It is a touch ironic that as New Zealand sees signs of economic improvement, attested to by rising retail sales and consumer confidence, record numbers of Kiwis are moving to Australia just as economic indicators there turn sharply down.
Australian consumer sentiment has recently moved into pessimistic territory, falling by 8.3% in July, to the lowest level in two years. Measures of current and expected family finances highlight the level of concern amongst households.
Given the impact of the last interest rate rise in November, continual softening in consumer sentiment isn’t surprising. However, what is surprising is the speed of deterioration in consumer sentiment.
The consumer data is consistent with recent weakness in retail sales and findings from multiple surveys of business conditions. The NAB monthly business survey for June, for example, shows that retail trading conditions are as weak as they were at the beginning of the GFC.
For the RBA, this underlines the failure so far of the mining boom to benefit the rest of the economy. And while the final release of the carbon tax details provides some certainty, this will not boost confidence.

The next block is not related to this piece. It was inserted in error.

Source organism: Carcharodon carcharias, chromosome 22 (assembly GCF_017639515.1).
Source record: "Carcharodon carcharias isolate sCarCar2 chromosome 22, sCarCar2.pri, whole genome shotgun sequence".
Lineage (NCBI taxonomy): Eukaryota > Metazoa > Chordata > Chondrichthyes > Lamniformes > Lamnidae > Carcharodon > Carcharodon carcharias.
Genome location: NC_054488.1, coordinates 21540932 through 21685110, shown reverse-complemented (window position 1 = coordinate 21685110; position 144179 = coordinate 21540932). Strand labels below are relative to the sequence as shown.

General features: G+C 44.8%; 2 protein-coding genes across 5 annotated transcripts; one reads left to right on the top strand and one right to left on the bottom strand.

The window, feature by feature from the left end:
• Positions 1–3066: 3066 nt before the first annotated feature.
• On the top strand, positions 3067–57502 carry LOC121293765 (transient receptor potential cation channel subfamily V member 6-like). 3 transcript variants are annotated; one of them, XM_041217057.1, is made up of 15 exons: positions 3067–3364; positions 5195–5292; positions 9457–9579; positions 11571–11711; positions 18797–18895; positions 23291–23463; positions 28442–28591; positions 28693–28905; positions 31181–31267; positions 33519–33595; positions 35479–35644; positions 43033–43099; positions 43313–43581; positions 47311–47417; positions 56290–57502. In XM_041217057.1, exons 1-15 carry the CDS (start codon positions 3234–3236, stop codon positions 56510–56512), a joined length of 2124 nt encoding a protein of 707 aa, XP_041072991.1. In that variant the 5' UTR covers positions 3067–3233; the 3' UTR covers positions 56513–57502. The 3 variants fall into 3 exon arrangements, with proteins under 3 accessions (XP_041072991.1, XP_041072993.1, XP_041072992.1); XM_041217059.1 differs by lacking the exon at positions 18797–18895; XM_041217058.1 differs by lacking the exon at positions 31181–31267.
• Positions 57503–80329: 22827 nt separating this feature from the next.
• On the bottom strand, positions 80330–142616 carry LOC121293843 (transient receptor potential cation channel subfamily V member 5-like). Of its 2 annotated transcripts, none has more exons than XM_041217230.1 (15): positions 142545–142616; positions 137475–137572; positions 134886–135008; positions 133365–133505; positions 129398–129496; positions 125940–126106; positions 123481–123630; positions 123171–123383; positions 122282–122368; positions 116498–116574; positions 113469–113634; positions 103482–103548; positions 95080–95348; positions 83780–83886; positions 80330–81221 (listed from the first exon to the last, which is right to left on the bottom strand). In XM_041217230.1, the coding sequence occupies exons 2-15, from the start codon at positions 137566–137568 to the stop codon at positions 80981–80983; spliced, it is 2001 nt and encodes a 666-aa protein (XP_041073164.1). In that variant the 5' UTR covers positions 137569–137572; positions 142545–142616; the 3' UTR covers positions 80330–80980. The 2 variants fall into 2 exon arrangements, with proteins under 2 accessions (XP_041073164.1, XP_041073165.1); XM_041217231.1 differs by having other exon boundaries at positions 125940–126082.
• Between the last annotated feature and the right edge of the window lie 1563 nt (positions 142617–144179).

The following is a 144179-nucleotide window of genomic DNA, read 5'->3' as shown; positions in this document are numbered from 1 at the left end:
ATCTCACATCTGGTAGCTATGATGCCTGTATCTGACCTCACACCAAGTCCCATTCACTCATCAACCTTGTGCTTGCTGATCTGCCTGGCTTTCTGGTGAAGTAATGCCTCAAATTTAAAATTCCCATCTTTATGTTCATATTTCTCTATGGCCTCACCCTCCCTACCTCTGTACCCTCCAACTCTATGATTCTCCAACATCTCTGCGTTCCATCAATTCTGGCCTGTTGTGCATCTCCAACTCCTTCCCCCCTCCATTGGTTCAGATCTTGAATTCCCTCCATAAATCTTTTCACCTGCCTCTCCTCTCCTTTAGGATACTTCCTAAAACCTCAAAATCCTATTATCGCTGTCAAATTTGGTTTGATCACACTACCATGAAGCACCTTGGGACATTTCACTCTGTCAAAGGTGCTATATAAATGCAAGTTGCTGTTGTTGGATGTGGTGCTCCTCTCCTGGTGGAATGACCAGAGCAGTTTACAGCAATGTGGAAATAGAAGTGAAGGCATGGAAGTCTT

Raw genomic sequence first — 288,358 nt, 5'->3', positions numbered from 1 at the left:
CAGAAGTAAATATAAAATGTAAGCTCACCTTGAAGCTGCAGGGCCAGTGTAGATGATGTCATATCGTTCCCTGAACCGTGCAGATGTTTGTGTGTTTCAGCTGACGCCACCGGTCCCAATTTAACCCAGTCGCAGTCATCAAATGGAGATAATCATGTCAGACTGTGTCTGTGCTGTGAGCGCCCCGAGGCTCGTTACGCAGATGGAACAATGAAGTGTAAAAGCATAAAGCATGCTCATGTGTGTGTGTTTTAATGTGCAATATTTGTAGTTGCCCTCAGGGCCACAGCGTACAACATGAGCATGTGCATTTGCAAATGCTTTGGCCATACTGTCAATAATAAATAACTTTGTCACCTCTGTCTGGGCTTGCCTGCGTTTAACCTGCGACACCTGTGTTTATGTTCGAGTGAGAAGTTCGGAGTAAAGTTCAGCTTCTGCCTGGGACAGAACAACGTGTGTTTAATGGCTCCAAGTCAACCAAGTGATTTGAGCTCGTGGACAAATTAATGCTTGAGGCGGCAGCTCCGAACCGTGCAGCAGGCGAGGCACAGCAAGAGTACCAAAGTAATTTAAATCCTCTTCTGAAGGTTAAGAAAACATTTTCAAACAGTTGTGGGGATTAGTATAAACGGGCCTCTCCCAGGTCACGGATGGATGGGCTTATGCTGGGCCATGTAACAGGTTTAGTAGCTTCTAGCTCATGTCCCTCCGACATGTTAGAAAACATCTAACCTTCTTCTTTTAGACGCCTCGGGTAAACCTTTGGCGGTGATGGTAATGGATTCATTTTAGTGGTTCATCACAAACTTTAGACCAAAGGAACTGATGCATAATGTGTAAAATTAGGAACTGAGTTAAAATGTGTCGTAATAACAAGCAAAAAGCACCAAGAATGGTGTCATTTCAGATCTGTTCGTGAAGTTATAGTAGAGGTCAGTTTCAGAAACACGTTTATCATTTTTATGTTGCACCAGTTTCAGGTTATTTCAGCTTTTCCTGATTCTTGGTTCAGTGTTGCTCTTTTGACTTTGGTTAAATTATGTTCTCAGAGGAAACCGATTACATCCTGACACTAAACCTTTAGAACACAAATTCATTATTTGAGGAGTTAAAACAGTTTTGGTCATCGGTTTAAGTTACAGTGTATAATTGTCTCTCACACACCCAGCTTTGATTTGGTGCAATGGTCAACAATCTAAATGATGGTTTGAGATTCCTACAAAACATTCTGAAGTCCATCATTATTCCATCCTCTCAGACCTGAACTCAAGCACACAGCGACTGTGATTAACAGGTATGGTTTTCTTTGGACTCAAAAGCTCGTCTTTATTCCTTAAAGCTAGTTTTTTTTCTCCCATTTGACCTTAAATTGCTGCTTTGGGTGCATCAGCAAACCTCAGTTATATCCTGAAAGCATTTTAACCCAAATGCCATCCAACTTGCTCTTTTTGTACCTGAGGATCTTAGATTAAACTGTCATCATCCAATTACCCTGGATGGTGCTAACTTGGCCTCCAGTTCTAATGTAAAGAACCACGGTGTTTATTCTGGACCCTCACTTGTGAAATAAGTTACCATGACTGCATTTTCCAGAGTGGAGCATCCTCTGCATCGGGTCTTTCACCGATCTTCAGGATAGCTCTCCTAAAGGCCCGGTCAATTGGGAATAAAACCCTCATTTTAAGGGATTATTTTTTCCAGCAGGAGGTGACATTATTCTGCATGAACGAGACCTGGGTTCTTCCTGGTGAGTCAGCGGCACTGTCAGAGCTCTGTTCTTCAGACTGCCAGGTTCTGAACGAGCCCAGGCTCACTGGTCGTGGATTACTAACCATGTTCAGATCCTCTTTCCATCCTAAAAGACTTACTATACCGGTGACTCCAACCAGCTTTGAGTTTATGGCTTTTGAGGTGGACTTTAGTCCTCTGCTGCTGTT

What will it take to turn consumer confidence around?
The last two times that confidence was this low for an extended period (the global downturns of 2000 and 2008) it took policy stimulus — a rate cut or government spending — to boost sentiment. This time, however, government spending is being cut back. The RBA does not appear keen to drive consumer spending via lower interest rates, but this position will surely need to change sometime soon.